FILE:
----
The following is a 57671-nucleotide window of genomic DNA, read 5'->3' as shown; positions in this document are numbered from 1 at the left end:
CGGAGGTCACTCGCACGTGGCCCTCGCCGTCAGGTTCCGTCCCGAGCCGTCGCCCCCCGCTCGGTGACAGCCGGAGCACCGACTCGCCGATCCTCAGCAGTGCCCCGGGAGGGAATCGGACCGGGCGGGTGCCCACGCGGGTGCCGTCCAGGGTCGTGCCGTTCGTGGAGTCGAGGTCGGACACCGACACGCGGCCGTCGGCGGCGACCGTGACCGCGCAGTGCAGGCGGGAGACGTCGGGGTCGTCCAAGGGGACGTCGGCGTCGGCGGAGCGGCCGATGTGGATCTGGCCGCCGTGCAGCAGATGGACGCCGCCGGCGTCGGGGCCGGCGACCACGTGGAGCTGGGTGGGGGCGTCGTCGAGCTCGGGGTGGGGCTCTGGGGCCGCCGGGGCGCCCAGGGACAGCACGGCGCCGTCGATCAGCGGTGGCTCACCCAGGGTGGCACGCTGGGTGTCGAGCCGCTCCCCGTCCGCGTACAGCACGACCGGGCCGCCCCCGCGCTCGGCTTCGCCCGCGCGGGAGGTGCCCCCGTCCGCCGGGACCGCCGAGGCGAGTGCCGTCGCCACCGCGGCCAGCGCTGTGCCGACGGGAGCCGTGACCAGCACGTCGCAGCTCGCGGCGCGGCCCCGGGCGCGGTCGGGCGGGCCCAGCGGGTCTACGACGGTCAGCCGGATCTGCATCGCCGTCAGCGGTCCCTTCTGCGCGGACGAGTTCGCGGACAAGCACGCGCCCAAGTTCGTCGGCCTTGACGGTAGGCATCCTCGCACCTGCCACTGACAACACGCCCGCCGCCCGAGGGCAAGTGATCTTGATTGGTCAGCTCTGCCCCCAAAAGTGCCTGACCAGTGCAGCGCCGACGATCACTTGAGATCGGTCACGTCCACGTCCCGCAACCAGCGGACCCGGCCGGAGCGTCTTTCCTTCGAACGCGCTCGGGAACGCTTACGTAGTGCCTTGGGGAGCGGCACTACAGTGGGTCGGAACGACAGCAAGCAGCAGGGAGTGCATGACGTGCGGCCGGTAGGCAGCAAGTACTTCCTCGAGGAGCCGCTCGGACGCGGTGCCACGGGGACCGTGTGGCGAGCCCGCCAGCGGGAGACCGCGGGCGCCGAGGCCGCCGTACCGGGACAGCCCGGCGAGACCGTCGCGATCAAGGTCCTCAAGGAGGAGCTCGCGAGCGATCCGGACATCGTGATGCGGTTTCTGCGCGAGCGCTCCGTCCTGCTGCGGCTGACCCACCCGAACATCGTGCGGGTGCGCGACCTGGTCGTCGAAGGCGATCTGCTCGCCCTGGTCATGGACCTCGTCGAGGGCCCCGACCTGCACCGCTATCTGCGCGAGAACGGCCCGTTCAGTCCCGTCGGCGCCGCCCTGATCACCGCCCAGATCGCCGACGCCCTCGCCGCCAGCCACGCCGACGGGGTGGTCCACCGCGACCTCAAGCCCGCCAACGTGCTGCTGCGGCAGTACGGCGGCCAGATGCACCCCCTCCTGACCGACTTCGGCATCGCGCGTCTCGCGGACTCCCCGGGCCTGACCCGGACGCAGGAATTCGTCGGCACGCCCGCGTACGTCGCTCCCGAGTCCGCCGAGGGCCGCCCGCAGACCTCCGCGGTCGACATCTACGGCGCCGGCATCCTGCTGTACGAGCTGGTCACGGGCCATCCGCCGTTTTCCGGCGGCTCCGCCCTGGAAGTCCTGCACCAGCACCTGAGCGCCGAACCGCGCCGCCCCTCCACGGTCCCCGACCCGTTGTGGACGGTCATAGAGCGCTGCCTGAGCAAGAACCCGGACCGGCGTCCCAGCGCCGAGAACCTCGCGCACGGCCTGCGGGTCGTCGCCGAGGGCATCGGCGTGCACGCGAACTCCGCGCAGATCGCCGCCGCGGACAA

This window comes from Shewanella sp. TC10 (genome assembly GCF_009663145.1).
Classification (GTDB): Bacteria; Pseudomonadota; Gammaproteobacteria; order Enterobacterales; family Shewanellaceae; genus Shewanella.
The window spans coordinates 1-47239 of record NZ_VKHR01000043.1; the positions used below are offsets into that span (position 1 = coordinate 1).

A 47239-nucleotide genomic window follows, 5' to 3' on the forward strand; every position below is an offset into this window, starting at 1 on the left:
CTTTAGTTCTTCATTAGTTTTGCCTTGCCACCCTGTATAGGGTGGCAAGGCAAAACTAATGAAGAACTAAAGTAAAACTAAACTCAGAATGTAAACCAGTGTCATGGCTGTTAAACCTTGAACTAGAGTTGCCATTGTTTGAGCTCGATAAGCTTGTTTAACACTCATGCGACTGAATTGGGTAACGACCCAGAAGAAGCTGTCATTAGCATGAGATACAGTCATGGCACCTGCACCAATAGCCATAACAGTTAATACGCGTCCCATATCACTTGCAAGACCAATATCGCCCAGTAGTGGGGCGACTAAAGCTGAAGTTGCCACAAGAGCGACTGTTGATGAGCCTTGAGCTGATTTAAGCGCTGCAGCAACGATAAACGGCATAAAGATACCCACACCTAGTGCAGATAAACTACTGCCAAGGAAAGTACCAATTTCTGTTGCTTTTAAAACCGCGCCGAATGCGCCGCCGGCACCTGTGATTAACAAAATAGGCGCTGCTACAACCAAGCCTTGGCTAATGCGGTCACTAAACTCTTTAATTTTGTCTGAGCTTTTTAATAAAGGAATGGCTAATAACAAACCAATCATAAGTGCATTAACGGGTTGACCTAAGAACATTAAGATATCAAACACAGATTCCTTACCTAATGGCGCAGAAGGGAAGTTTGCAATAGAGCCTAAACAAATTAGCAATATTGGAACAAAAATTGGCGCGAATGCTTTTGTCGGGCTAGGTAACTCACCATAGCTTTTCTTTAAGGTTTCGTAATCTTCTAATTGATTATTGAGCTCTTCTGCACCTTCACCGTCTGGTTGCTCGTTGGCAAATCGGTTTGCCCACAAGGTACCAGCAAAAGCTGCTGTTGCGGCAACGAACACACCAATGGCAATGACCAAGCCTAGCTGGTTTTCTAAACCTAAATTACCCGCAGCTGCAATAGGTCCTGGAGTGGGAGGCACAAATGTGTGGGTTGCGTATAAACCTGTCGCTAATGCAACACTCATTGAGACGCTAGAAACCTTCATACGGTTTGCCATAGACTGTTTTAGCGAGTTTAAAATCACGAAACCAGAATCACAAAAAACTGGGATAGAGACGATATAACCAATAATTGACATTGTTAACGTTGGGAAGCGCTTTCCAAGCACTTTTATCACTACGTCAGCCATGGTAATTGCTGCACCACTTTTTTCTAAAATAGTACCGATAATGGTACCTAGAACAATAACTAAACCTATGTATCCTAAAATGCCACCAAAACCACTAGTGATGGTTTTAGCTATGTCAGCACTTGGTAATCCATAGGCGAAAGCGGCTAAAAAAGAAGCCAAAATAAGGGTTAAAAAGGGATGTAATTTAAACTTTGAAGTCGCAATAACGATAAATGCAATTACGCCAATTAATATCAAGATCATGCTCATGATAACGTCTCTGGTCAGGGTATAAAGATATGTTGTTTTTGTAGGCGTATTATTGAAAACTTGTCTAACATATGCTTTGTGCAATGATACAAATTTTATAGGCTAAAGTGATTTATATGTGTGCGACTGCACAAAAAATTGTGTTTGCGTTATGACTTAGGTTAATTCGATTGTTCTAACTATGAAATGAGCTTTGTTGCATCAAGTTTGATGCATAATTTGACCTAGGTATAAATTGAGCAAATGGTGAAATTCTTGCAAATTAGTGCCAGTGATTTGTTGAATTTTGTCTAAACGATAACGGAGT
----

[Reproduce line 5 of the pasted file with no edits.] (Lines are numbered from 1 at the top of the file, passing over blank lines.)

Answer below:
The window spans coordinates 1-47239 of record NZ_VKHR01000043.1; the positions used below are offsets into that span (position 1 = coordinate 1).